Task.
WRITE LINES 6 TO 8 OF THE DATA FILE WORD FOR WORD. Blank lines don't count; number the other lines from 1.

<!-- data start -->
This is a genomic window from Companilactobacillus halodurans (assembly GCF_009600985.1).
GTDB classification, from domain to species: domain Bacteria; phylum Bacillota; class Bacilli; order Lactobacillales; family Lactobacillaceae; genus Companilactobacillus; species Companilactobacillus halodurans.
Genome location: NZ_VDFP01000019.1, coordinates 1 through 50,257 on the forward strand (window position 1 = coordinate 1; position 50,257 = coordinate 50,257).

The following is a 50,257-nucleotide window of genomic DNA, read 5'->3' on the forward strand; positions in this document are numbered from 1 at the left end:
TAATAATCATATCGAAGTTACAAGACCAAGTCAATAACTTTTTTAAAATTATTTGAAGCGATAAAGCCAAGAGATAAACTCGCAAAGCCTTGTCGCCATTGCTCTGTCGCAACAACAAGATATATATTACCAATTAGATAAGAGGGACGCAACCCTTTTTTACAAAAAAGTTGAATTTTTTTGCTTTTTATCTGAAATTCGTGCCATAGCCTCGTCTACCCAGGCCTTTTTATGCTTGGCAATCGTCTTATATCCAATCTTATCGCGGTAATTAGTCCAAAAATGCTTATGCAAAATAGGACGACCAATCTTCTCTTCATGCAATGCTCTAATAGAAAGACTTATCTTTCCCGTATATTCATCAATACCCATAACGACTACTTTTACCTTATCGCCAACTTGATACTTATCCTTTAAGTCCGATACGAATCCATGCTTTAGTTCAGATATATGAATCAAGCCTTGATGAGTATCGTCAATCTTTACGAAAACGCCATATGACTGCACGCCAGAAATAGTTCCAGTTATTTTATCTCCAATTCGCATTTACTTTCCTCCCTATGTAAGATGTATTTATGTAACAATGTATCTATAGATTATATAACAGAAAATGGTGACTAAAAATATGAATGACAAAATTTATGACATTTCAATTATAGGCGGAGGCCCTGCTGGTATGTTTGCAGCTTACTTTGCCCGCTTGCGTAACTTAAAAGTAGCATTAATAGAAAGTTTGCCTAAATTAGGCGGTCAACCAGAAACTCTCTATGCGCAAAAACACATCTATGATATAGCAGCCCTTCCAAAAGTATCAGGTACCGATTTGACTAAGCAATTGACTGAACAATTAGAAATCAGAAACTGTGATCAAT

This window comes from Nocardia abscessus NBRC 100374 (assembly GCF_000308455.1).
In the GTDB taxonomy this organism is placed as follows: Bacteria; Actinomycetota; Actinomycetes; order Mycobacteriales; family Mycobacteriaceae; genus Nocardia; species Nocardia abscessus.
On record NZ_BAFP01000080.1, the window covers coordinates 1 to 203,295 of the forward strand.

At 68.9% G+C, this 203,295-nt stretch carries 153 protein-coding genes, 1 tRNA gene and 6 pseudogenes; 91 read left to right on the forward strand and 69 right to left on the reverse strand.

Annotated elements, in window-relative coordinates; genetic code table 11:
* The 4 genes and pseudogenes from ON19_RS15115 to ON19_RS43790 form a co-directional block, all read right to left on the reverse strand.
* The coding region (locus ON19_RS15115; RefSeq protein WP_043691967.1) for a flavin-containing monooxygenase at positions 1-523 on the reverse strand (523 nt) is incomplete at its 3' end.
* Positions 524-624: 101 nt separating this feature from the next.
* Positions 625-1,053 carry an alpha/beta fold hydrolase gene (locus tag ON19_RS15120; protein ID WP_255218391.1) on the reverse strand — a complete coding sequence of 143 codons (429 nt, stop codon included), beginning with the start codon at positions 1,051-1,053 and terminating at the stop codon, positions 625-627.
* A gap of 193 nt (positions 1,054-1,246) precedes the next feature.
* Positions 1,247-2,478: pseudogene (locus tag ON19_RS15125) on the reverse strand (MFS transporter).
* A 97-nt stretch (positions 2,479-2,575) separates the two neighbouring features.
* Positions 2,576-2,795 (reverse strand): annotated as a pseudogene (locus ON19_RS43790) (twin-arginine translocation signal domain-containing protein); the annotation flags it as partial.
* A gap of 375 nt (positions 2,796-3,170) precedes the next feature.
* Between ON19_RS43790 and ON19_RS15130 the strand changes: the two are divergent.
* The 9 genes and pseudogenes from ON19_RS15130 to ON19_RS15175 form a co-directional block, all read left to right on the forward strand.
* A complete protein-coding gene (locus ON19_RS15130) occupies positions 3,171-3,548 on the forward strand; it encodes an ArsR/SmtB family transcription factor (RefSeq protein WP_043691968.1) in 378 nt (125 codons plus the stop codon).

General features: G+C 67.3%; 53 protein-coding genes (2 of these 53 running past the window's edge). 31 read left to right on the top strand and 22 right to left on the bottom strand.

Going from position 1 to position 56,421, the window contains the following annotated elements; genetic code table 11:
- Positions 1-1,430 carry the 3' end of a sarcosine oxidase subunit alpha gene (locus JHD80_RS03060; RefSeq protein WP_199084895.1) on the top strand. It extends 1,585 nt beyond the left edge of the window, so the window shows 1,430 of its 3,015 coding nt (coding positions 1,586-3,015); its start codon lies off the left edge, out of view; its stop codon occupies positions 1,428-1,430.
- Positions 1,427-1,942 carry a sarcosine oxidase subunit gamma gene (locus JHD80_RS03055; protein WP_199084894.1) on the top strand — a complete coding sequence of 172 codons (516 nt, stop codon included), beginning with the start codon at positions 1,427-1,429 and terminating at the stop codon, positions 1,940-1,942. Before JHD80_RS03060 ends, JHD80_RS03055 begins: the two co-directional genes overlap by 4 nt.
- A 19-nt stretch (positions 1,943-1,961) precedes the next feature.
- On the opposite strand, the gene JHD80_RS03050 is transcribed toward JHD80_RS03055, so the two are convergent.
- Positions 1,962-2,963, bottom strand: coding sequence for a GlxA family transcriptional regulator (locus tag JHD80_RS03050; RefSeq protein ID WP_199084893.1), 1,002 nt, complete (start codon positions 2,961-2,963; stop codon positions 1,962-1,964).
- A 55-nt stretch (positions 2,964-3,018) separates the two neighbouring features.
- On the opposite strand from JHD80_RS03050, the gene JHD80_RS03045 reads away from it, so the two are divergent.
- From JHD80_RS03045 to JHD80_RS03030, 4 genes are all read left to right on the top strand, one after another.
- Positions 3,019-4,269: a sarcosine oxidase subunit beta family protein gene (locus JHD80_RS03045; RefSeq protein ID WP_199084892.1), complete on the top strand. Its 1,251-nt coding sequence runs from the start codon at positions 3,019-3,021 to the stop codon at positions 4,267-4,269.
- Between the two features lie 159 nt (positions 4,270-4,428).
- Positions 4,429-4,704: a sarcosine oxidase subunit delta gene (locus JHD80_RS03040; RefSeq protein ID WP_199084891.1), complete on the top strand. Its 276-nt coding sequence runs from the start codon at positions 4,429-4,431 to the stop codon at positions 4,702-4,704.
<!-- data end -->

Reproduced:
This window comes from Nocardia abscessus NBRC 100374 (assembly GCF_000308455.1).
In the GTDB taxonomy this organism is placed as follows: Bacteria; Actinomycetota; Actinomycetes; order Mycobacteriales; family Mycobacteriaceae; genus Nocardia; species Nocardia abscessus.
On record NZ_BAFP01000080.1, the window covers coordinates 1 to 203,295 of the forward strand.